A type of family group which is organized around the brother and sister relationship. Though the siblings do not marry each other, they live together as a household group; their spouses live in other households.

Contract society
A society in which social control is exerted primarily by means of formal law rather than by customs alone.

Contract theory of societal origin
The hypothesis that human societies originated in a deliberate contract decided upon by savages who were living in a state of nature whereby everyone assumed a certain status in a society with its rights and obligations.

Convergence thesis
This point of view claims that the process of industrialization produced common and uniform political, social and cultural characteristics on societies which prior to industrialization may have had very different historical backgrounds in social structure. Even ideological differences becomes insignificant. All societies converge to a common point because industrialization requires certain characteristics in order to function effectively. These are an extended social and technical division of labour,the separation of the family from the enterprise and the workplace, a mobile urbanized and disciplined work-force, some form of rational organization of economic calculation ,planning and investment.

A body of fundamental beliefs which guide ethical conduct.

An impermanent assemblage of interacting persons who lack leadership and internal organization and who are without a group tradition or unique cultural background which would provide them with ready responses for acting as a group; this makes them suggestible,impulsive,irrational,fickle and unpredictable in their behavior in new situations.

Cultural anthropology
The study of the cultures of simple and primitive societies of cultural origins, cultural variability and the process of diffusion.

Cultural change
Any modification addition or loss of ideas, cultural objects of the techniques and practices that is associated with them.

Cultural conditioning
The process of learning the values, norms points of view and social practices of a given society by participating in its activities.

Cultural Determinism
The view that the culture of a particular people is a self-contained extra-human entity which operates under its own laws and shapes the human personality while the human initiative or will is seen as merely an appendage of culture.

Cultural evolution
The gradual change in the number, variety and complexity of culture objects as well as in their meanings and functions.

Cultural imperatives
The social norms which are found in all societies which presumably express the basic social needs of all people.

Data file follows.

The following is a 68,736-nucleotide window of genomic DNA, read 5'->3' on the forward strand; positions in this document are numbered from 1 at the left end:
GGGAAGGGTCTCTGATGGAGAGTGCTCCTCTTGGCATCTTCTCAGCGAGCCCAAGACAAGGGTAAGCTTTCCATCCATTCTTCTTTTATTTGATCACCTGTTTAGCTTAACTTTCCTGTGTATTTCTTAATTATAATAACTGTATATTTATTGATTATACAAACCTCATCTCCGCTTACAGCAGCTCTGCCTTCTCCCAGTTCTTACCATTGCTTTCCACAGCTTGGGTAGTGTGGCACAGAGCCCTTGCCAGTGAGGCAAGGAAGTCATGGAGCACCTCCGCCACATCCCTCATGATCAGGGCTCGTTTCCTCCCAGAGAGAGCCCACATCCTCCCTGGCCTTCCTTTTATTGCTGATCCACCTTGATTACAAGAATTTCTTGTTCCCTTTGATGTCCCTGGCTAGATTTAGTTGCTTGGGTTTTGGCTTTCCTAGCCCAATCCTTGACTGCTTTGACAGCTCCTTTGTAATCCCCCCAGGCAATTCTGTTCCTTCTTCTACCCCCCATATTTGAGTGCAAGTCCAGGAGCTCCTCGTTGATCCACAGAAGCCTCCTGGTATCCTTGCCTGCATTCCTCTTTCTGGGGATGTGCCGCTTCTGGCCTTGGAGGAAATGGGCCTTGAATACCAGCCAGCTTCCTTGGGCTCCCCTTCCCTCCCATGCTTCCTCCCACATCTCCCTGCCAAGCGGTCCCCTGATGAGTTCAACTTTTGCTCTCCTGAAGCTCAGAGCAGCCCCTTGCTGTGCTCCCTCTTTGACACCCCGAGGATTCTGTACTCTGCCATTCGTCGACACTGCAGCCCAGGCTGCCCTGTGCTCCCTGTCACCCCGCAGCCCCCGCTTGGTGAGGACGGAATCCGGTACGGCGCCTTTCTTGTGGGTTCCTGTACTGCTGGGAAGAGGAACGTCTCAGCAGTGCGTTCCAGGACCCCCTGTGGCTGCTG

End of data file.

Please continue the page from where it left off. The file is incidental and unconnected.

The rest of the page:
Cultural integration
The degree of consistency among the major values or ideals of a society.

Cultural Island
A culture group which lives in the midst of a larger society of a different culture.

Cultural lag
The discrepancy between two related parts of a culture because of different rates of change in the parts of a particular culture which changes more slowly than the parts which are related to it.

Cultural minority
A group of aggregate of people who have a unique culture in a society which is dominated by a group having another culture. The minority usually has a lower political, economic and social status than the dominant cultural group in the society. It may be a small cultural island in a city or it may be an entire nationality in a multi-national state.

Cultural Orthogenesis
The overdevelopment of a certain aspect of a culture compared to its other aspects. This concept assumes that there is such a thing as a culture that is equally developed in all its aspects.

Cultural pluralism
The co-existence of a several different culture groups in a multi-national state.

Cultural sociology
The study of the origins and change in the social practices and norms of a given society.

Cultural type
A type of personality which is either produced by a given culture or which gets its meaning from the way that the person regularly acts with reference to a given culture. It is the same as a social type. A type of culture pattern.

All the learned socially –meaningful conduct which is practiced in a given society including customs,norms,language,the religious ,economic and political beliefs and practices, art and so on. This definition excludes all the man made socially meaningful objects. All that is learned and shared by a particular society plus all their manmade material goods that have a social meaning. The term also refers to super organic or all the learned conduct and artifacts of man as a genius of animals as distinct from all that is biologically inherited by men.

Culture area
The geographic area in which a relatively homogeneous culture is located.

Culture Base
The culture of a people seen as consisting of the materials and techniques from which inventions may be made.

Culture centre
The place or area in which a given culture trait originated and from which it was diffused.

Culture complex
A construct of a meaningful configuration of culture traits which comprise an aspect of major importance in the way of life of people.

Culture conflict
The relationship between two cultural groups whereby each seeks to subordinate or destroy the culture of the other.

Culture contact
The initial state of mutual awareness between cultural groups.

Culture myth
A mythological explanation of the origin of a society, social practices or culture object which relies on the action of a cultural deity or culture hero.

Culture object
A man-made material object which is used for socially defined purpose;techinally the concept would also include things which were not actually made by men but which nevertheless would have a social meaning as for example a sacred lake or a sacred mountain.

Culture pattern
A contract which refers to a logical interpretation of all the culture traits and complexes in a given culture into a meaningful whole; it is intended as a general characterization of an entire culture for the purpose of comparing it with other cultures.

Culture trait
A construct which refers to the simplest element in a culture; a way of using a culture object, a social norm, a social attitude and so on.

The study of the origins and development of cultures.

Culture typology
A logical classification of cultures which purports to characterize the similarities and differences among them.